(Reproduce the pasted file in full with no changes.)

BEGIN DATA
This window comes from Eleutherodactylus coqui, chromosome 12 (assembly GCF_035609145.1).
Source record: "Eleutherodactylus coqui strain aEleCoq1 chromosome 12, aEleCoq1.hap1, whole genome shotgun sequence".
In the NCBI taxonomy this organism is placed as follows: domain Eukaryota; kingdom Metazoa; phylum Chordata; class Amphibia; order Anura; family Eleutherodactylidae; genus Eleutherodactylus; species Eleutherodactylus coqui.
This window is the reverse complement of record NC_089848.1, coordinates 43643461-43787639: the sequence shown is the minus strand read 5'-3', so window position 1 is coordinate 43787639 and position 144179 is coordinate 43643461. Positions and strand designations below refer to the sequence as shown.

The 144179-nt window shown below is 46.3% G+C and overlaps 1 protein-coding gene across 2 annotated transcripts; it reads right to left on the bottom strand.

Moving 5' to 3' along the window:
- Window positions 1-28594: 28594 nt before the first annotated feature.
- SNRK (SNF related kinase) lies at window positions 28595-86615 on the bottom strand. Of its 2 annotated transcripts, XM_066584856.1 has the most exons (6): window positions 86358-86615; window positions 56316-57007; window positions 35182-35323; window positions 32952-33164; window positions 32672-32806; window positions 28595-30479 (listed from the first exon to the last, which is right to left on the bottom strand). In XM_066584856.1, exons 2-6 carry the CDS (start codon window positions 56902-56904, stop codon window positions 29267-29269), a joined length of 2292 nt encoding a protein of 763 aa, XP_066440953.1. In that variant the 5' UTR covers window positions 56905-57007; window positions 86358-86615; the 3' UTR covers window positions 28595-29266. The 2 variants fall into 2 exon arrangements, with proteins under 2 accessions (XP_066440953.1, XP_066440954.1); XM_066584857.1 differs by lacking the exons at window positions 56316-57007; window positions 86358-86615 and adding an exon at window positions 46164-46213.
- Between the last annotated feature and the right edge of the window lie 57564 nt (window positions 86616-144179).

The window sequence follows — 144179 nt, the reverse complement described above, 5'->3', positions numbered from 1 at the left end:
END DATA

This window comes from Eleutherodactylus coqui, chromosome 12 (assembly GCF_035609145.1).
Source record: "Eleutherodactylus coqui strain aEleCoq1 chromosome 12, aEleCoq1.hap1, whole genome shotgun sequence".
In the NCBI taxonomy this organism is placed as follows: domain Eukaryota; kingdom Metazoa; phylum Chordata; class Amphibia; order Anura; family Eleutherodactylidae; genus Eleutherodactylus; species Eleutherodactylus coqui.
This window is the reverse complement of record NC_089848.1, coordinates 43643461-43787639: the sequence shown is the minus strand read 5'-3', so window position 1 is coordinate 43787639 and position 144179 is coordinate 43643461. Positions and strand designations below refer to the sequence as shown.

The 144179-nt window shown below is 46.3% G+C and overlaps 1 protein-coding gene across 2 annotated transcripts; it reads right to left on the bottom strand.

Moving 5' to 3' along the window:
- Window positions 1-28594: 28594 nt before the first annotated feature.
- SNRK (SNF related kinase) lies at window positions 28595-86615 on the bottom strand. Of its 2 annotated transcripts, XM_066584856.1 has the most exons (6): window positions 86358-86615; window positions 56316-57007; window positions 35182-35323; window positions 32952-33164; window positions 32672-32806; window positions 28595-30479 (listed from the first exon to the last, which is right to left on the bottom strand). In XM_066584856.1, exons 2-6 carry the CDS (start codon window positions 56902-56904, stop codon window positions 29267-29269), a joined length of 2292 nt encoding a protein of 763 aa, XP_066440953.1. In that variant the 5' UTR covers window positions 56905-57007; window positions 86358-86615; the 3' UTR covers window positions 28595-29266. The 2 variants fall into 2 exon arrangements, with proteins under 2 accessions (XP_066440953.1, XP_066440954.1); XM_066584857.1 differs by lacking the exons at window positions 56316-57007; window positions 86358-86615 and adding an exon at window positions 46164-46213.
- Between the last annotated feature and the right edge of the window lie 57564 nt (window positions 86616-144179).

The window sequence follows — 144179 nt, the reverse complement described above, 5'->3', positions numbered from 1 at the left end: